The Dota 2 Competitive Hero Tier List for August 2018 is based on data from The International 8, for a total of 195 games. Patch 7.19.
All heroes are arranged in five tiers based on their draft rate. The tiers are viewed as clusters of data, and each hero is placed in the one they are closer the most.
The requisites for each tier never change. The goal is offering a neutral comparison that shows how the meta evolves over time.
The win rate has no effect on the tiers, but is included for further info. The tiers depend only on drafts, and aren't affected either by the win rate of a hero, or by their performance in pub matches.
Reasoning behind Wraith King’s popularity
For many spectators, the rise of Wraith King during TI8 has been a big surprise as the last time he was considered a solid hero was during TI4, about 4 years ago.
At the time, the deathball meta dominated the scene. It encouraged a fast-paced game play with heroes specialized on getting kills, gaining a numerical advantage on the opponents, and then taking down defenseless towers. Games were even too fast when this strategy was executed by very competent players, which led to some disappointing matchups for the fans.
Of course, we can’t compare the actual state of the game to TI4, but there are some similarities: there are fewer playmakers, teams tend to move as 5, and cores with more killing potential are preferred.
The peasants always underestimate the value of their king, and the recent events proved it.
First ban material. Wraith King was picked or banned mostly during the first phase and still reached a positive 51.5% win rate. In particular, 48 out of the 63 bans took place in the first phase.
Versatility. You can employ him with literally any role and item build, which is a fundamental perk for an early pick because the enemies won’t have any idea about your plans.
Synergy with other popular picks. A few examples:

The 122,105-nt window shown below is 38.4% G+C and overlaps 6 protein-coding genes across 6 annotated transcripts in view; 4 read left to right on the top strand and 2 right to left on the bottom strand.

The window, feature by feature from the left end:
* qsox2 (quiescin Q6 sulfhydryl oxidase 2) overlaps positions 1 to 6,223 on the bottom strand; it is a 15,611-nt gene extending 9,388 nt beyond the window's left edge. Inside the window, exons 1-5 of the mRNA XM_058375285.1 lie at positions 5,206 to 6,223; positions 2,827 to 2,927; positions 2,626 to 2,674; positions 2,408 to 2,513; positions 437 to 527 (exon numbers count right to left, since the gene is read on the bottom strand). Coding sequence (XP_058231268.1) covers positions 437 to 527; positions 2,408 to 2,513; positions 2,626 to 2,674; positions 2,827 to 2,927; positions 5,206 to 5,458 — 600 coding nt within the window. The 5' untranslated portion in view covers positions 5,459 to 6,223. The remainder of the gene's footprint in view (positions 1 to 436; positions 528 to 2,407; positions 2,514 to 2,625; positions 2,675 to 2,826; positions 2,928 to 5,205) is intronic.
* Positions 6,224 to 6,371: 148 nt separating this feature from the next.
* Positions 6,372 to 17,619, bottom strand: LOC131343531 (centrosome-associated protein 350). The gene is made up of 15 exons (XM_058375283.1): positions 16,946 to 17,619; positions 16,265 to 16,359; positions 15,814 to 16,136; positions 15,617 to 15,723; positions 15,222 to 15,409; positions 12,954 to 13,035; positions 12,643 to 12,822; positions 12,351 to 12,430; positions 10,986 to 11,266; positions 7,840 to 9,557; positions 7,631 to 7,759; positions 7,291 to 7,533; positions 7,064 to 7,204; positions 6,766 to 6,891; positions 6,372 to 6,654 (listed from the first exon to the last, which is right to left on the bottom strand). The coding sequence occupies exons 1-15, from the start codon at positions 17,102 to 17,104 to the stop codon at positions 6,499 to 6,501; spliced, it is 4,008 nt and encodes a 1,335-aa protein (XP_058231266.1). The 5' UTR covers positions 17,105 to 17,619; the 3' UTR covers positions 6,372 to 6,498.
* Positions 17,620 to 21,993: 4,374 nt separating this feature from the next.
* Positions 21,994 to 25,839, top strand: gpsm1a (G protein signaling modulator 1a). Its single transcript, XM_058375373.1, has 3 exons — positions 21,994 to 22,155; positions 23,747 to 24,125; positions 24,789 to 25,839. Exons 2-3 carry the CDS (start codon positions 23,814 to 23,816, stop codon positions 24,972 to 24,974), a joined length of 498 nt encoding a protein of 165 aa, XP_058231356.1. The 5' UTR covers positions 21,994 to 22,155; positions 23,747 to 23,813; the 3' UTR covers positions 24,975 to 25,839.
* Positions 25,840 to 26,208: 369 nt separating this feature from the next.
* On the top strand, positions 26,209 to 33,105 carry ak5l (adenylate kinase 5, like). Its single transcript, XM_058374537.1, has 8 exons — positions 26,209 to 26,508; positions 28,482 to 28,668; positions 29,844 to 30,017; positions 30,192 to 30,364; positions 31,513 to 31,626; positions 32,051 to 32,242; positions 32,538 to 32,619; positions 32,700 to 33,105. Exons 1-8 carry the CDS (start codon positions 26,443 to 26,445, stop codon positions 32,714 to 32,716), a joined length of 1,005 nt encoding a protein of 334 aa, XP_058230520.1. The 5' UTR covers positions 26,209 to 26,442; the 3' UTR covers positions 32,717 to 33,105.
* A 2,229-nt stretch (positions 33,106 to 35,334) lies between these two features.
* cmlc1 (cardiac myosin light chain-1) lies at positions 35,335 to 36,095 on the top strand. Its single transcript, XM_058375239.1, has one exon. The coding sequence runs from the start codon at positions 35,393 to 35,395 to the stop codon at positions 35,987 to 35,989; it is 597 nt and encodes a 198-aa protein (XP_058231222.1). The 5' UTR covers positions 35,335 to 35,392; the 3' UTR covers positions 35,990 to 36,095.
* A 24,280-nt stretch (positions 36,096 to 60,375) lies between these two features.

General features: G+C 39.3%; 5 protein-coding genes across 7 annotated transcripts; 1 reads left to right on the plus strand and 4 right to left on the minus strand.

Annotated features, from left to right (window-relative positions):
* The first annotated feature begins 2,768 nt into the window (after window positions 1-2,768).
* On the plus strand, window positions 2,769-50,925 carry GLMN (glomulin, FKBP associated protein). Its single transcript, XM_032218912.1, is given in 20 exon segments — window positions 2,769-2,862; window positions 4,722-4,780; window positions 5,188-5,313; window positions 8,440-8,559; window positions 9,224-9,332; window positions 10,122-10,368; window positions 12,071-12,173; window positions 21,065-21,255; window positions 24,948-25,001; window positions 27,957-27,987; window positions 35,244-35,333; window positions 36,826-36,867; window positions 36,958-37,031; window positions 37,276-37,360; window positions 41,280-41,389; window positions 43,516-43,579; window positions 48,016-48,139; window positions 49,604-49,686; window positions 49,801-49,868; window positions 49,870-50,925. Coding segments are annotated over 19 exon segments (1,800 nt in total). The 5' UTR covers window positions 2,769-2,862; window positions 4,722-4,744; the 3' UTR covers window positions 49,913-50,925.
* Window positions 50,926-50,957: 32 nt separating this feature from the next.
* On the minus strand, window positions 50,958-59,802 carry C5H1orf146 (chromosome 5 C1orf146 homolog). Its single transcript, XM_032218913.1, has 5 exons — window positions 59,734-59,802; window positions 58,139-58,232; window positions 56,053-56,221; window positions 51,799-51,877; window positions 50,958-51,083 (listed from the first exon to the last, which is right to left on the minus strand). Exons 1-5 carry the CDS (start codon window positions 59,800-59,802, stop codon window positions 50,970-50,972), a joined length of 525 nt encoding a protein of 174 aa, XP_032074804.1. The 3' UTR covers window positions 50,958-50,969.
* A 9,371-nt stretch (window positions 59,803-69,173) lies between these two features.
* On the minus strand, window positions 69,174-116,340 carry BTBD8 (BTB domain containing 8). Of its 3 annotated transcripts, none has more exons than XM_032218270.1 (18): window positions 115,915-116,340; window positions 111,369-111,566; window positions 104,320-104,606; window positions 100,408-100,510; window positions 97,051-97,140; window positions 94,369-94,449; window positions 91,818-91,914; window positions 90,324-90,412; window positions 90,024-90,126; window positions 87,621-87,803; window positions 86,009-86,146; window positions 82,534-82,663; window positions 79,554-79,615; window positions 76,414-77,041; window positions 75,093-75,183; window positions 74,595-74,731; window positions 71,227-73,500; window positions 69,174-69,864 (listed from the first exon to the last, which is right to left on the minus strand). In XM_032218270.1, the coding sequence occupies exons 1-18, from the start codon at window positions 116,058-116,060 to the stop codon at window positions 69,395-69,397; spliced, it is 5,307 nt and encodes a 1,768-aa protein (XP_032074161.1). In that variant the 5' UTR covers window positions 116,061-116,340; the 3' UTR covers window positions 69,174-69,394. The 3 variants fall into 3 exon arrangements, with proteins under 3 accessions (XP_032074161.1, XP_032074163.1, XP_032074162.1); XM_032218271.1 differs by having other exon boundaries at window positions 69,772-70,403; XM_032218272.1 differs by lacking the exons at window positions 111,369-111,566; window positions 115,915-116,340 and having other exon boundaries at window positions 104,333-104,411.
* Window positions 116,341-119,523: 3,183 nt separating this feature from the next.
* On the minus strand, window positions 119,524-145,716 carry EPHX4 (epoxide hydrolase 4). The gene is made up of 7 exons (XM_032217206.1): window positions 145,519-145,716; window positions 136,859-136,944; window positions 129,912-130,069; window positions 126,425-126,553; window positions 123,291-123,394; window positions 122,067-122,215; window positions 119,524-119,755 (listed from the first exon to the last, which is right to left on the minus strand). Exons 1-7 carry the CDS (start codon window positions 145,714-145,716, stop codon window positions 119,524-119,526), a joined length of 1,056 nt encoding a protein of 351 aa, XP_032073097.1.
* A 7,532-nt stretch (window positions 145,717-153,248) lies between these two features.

Vengeful Spirit’s Vengeance Aura and Wave of Terror are amazing in combination with any auto-attacker, and WK’s skeletons can exploit the buffs to increase their damage.
Wraith King’s Vampiric Aura works great with several heroes. Ursa can make a good use of it during the entire match and have a safer early Roshan. In the right conditions, they can even be lane partners, combining their stun and slow to keep the target in place.
Strong at all stages of the game. As a core, WK requires a minimum number of items to become a nuisance, but at the same time he scales very well in the late game. Generally, he is a good laner, possesses a reliable disable, and the opponents have a bad time dealing with the pressure generated by the skeletons.
No Anti-Mage. It is not a crucial matter, but the hero with the best mana-burn capability has been played only a single time during the whole event.
Weaver counters Wraith King
Weaver belongs to the archetype of versatile hero who can be played in either the safe or the off lane. He has a good survivability, can inflict moderate damage in the early game, and has the potential to secure kills given the right conditions.
Beside his general qualities, pros picked him also as a counter for Wraith King.
Burn Baby Burn. Weaver’s level 10 talents grants +20 Mana Break, and it fully stacks with other sources of Mana Break. Equipped with the Diffusal Blade you can burn a total of 70 mana per attack.
Germinate Attack gives you an extra attack every three seconds once maxed out, and it procs any attack modifier and on-hit effect, so you will burn 140 mana with a single attack. Going further, if you decide to take the level 25 talent +1 Germinate Attack, that’s a total of 210 mana per attack.